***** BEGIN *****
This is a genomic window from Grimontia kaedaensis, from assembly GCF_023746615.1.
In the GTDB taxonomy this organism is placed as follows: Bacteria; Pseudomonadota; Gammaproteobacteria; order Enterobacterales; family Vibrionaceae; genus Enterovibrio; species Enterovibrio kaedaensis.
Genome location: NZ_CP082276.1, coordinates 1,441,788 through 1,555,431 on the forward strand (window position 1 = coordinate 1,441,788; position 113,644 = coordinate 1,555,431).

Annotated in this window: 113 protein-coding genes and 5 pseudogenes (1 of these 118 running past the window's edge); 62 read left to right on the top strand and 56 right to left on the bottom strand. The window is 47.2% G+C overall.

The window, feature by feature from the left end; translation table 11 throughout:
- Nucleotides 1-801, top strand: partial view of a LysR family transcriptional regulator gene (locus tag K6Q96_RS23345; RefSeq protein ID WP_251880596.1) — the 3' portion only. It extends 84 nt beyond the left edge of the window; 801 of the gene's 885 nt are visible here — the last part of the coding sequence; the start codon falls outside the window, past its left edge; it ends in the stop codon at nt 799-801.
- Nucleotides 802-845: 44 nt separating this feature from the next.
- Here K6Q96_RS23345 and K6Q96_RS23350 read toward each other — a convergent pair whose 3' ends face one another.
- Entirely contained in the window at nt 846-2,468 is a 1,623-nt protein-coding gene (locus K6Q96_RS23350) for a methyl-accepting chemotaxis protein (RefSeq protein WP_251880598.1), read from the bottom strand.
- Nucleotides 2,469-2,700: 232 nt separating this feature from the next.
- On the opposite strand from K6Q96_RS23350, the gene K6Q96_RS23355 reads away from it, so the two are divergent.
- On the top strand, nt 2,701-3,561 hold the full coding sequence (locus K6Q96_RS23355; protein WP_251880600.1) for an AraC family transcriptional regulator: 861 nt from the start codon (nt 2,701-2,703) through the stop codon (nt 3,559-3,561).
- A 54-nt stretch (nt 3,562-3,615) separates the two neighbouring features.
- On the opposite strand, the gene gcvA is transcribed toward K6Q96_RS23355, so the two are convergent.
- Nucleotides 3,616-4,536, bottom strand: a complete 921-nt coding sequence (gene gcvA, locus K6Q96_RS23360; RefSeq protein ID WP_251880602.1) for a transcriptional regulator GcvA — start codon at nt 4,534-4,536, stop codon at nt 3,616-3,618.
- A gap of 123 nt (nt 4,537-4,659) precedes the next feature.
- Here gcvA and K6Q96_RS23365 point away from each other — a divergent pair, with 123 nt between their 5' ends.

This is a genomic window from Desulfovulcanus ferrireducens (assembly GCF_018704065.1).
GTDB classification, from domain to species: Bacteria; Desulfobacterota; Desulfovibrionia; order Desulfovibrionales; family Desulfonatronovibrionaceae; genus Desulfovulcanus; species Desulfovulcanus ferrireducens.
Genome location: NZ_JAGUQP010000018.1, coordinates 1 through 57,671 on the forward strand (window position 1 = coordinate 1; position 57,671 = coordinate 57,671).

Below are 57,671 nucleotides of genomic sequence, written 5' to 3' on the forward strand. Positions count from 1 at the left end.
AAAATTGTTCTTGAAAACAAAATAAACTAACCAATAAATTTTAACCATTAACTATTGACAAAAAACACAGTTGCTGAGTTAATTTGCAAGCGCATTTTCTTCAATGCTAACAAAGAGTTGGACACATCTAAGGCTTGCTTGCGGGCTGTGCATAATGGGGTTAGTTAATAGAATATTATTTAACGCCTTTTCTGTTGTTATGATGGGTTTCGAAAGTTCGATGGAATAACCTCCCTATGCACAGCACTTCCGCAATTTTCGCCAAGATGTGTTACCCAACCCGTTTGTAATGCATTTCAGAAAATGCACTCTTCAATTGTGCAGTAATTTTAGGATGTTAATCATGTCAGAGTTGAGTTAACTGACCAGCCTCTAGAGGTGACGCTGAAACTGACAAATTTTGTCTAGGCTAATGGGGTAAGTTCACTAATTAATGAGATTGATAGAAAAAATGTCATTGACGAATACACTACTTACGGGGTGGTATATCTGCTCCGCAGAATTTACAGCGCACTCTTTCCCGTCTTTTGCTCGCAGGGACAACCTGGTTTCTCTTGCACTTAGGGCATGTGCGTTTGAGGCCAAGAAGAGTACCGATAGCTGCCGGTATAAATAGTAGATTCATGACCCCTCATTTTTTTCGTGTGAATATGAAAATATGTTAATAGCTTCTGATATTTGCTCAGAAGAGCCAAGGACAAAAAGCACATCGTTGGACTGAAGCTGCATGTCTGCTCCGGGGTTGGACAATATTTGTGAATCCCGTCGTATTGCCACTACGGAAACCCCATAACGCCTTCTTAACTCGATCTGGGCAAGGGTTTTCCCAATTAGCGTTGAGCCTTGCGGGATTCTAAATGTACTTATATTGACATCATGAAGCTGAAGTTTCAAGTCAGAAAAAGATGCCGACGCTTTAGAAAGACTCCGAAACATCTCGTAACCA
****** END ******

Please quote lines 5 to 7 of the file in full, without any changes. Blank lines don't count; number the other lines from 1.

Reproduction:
The window, feature by feature from the left end; translation table 11 throughout:
- Nucleotides 1-801, top strand: partial view of a LysR family transcriptional regulator gene (locus tag K6Q96_RS23345; RefSeq protein ID WP_251880596.1) — the 3' portion only. It extends 84 nt beyond the left edge of the window; 801 of the gene's 885 nt are visible here — the last part of the coding sequence; the start codon falls outside the window, past its left edge; it ends in the stop codon at nt 799-801.
- Nucleotides 802-845: 44 nt separating this feature from the next.